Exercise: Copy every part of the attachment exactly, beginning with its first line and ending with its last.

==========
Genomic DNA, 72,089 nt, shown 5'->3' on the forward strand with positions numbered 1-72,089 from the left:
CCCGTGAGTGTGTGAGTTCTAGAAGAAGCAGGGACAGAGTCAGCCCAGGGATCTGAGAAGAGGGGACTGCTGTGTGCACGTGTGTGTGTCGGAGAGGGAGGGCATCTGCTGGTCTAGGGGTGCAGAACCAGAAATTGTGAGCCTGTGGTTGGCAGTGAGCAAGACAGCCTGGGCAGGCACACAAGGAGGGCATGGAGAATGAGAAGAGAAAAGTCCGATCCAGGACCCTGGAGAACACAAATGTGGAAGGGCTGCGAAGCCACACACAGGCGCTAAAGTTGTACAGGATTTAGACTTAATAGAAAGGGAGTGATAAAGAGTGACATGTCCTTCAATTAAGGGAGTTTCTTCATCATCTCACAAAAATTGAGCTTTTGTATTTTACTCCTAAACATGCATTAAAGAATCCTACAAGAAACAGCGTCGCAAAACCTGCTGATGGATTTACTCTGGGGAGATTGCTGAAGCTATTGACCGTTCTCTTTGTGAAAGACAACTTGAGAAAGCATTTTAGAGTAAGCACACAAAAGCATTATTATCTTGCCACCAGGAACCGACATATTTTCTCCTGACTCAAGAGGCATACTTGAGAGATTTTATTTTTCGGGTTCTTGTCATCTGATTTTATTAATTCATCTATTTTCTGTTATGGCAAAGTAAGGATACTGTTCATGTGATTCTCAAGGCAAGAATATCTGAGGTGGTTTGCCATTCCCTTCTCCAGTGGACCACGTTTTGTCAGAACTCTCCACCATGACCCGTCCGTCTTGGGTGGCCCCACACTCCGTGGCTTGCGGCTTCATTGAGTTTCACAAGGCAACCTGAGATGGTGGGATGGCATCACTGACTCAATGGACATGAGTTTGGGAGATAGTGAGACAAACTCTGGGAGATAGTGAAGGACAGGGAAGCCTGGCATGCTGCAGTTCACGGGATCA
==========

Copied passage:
Genomic DNA, 72,089 nt, shown 5'->3' on the forward strand with positions numbered 1-72,089 from the left:
CCCGTGAGTGTGTGAGTTCTAGAAGAAGCAGGGACAGAGTCAGCCCAGGGATCTGAGAAGAGGGGACTGCTGTGTGCACGTGTGTGTGTCGGAGAGGGAGGGCATCTGCTGGTCTAGGGGTGCAGAACCAGAAATTGTGAGCCTGTGGTTGGCAGTGAGCAAGACAGCCTGGGCAGGCACACAAGGAGGGCATGGAGAATGAGAAGAGAAAAGTCCGATCCAGGACCCTGGAGAACACAAATGTGGAAGGGCTGCGAAGCCACACACAGGCGCTAAAGTTGTACAGGATTTAGACTTAATAGAAAGGGAGTGATAAAGAGTGACATGTCCTTCAATTAAGGGAGTTTCTTCATCATCTCACAAAAATTGAGCTTTTGTATTTTACTCCTAAACATGCATTAAAGAATCCTACAAGAAACAGCGTCGCAAAACCTGCTGATGGATTTACTCTGGGGAGATTGCTGAAGCTATTGACCGTTCTCTTTGTGAAAGACAACTTGAGAAAGCATTTTAGAGTAAGCACACAAAAGCATTATTATCTTGCCACCAGGAACCGACATATTTTCTCCTGACTCAAGAGGCATACTTGAGAGATTTTATTTTTCGGGTTCTTGTCATCTGATTTTATTAATTCATCTATTTTCTGTTATGGCAAAGTAAGGATACTGTTCATGTGATTCTCAAGGCAAGAATATCTGAGGTGGTTTGCCATTCCCTTCTCCAGTGGACCACGTTTTGTCAGAACTCTCCACCATGACCCGTCCGTCTTGGGTGGCCCCACACTCCGTGGCTTGCGGCTTCATTGAGTTTCACAAGGCAACCTGAGATGGTGGGATGGCATCACTGACTCAATGGACATGAGTTTGGGAGATAGTGAGACAAACTCTGGGAGATAGTGAAGGACAGGGAAGCCTGGCATGCTGCAGTTCACGGGATCA